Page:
If you’re up on your Chinese history (or read the book) then you know how this story ends. However, as a player you have the power to change the course of history, beginning with your choice of province ruler. Each ruler governed a certain number of provinces, dictated by the state of the nation at that point in history. There were many playable characters to choose from, each with their respective skill set. Powerful leaders were helpful if they ever entered one-on-one combat, Diplomatic rulers were good at recruiting or avoiding war, and some were best to just avoid altogether. Each province you controlled had similar requirements, and they were controlled just by passing your cursor over each province and selecting it. Each ruler had their own strengths and weaknesses, though a few stand out as solid choices above the rest: Liu Bei, Cao Cao, Dong Zhou, Yuan Shao and Sun Jian to name a few.
If you are not familiar with the history of the period, then choose rulers at your own peril. For example, Sun Jian is one of the more powerful characters you can choose in the beginning. If chosen, you may be disappointed to find that after a few years pass (12-24 turns or so…it’s a turn based strategy game remember!) Sun Jian dies from illness and must be replaced! This is where the history plays a major role in the game play. Spoiler alert.
Your generals were another important resource. Each of your generals was placed in charge of a battalion of troops. You always placed the most troops with your most loyal and powerful generals. If, by chance, one general was swayed to the rival faction during battle, you didn’t want them controlling a large battalion, lest you lose before the battle even started. Each general had certain characteristics in battle, strengths and weaknesses that you had to strategically use to win each battle. Names I can still recite by memory I later learned were larger than life historical figures in some parts of China.
Generals could be sent as ambassadors to rival territories to negotiate treaties, barter for supplies, and even spy on foreign affairs. It was possible to capture these generals when they visited a rival’s province, so you had to be careful who you sent to visit (and where you sent them) for fear of possibly losing a powerful ally to the enemy.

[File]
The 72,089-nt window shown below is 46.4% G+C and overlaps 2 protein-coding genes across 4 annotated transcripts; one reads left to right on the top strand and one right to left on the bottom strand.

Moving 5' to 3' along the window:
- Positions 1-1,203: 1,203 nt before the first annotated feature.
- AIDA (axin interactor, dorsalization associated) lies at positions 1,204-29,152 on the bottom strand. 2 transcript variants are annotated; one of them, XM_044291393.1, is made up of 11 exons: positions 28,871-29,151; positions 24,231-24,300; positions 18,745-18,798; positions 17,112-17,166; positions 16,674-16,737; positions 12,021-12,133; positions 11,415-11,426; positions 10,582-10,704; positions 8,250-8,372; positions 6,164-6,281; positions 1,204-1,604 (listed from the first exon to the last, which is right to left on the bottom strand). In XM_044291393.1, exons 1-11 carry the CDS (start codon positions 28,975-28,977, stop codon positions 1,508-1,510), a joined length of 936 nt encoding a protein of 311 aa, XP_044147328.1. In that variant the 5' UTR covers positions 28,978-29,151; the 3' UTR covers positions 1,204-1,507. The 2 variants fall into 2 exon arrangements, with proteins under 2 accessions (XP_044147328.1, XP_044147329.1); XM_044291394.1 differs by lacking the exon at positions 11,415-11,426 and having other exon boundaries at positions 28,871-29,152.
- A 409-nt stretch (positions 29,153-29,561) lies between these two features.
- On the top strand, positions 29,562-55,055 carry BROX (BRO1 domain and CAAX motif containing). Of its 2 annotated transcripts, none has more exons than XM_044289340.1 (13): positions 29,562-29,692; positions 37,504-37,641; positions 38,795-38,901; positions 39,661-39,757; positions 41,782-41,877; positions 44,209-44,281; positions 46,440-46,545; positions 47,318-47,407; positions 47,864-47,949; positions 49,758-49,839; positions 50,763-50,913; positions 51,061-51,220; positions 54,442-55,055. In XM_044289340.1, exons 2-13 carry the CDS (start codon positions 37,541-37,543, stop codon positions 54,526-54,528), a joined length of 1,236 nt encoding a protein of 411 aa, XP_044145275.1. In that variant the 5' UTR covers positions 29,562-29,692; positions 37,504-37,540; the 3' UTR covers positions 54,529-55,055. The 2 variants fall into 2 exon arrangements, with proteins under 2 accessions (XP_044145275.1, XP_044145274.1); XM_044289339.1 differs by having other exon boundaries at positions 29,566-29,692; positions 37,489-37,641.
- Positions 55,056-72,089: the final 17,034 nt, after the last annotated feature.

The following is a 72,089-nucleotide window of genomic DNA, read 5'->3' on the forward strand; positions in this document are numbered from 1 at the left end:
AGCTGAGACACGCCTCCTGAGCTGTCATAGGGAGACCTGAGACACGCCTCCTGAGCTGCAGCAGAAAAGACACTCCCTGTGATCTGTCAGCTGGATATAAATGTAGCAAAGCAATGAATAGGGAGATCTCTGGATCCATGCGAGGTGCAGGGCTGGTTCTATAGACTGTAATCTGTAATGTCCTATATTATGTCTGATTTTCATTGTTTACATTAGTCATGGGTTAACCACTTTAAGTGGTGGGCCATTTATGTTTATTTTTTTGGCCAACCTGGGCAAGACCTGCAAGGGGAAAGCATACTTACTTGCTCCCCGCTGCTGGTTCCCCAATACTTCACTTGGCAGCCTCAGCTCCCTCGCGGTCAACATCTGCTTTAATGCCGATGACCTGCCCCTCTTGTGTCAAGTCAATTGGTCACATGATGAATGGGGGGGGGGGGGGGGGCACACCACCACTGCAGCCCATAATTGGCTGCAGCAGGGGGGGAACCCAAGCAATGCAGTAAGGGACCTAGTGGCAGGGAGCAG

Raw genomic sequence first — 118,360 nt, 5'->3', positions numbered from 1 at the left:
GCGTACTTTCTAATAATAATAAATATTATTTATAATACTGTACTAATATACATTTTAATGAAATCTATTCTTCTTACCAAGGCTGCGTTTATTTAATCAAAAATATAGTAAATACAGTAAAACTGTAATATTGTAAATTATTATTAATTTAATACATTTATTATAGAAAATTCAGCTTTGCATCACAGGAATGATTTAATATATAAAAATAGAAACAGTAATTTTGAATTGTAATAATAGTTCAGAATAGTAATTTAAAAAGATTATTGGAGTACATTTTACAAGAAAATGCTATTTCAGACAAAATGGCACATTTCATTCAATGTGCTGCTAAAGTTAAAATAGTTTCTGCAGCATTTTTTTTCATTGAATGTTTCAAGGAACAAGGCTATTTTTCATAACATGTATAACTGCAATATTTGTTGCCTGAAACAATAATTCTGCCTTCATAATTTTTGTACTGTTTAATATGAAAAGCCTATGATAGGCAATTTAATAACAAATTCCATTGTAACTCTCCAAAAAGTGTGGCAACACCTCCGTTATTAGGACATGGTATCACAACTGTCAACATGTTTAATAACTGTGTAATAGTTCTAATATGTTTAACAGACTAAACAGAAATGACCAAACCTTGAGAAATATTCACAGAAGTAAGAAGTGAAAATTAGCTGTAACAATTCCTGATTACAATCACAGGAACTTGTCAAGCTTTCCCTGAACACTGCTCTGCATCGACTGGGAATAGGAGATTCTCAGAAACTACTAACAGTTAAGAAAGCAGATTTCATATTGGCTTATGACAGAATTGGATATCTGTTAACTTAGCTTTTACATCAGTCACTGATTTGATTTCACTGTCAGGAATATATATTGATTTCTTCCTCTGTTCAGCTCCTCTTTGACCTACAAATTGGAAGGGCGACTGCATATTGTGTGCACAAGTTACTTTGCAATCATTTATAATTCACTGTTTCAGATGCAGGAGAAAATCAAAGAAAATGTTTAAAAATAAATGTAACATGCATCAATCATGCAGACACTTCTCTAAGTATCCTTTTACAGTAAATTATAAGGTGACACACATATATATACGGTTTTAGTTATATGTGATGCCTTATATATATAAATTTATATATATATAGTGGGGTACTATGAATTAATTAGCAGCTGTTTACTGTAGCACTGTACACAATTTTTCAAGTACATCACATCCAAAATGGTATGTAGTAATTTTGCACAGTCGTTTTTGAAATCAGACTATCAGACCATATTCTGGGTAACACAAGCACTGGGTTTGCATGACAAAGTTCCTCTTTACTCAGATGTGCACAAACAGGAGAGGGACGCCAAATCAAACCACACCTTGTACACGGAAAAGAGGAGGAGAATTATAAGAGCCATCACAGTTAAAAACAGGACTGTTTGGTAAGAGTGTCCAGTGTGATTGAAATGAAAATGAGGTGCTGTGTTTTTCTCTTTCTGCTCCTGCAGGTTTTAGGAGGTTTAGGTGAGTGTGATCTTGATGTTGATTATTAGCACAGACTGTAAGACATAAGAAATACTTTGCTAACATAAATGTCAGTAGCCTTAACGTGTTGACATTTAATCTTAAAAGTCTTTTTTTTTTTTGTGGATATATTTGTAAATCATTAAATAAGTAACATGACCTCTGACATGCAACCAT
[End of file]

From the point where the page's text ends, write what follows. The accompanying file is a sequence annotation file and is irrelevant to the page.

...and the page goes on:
Advisers were invaluable when they were reliable. Players soon learn of an advisers worth when found with a bad adviser, or worse yet, no adviser at all. Advisers were little help as warriors, but priceless negotiating within a province as well as in diplomatic matters. A good adviser could tell you which generals you could sway during battle, when it was best to plant crops, or prevent a coming war altogether.
It was through this game that I discovered the many historical figures of this time period, and how they fit into the rich back story of Chinese history. Learning of the novel “The Romance of the Three Kingdoms” and subsequent other media portraying these characters only served to deepen my interest in the characters. After playing this game I felt like I had a connection to the characters; I imagined how they looked, what their personalities were like, and was pleased when the visual medium portrayed them as my imagination did. I learned in-game what kind of leader Cao Cao was said to be. Without reading the book I learned how strong the bond was between Zhang Fei, Guan Yu and Liu Bei. I learned that Lu Bu, though obscenely powerful, was not to be trusted (and could always be bested by Taishi Ci). The game gave me a greater appreciation for literature and history that I would have never been exposed to otherwise. As time has passed I’ve sought to learn more about the history, seeking out the novels as well as movies (Red Cliff is my current favorite!) to give me a greater understanding. If you are a fan of strategy games, Romance of the Three Kingdoms might just be worth a look. It just goes to show you; don’t underestimate your gaming education!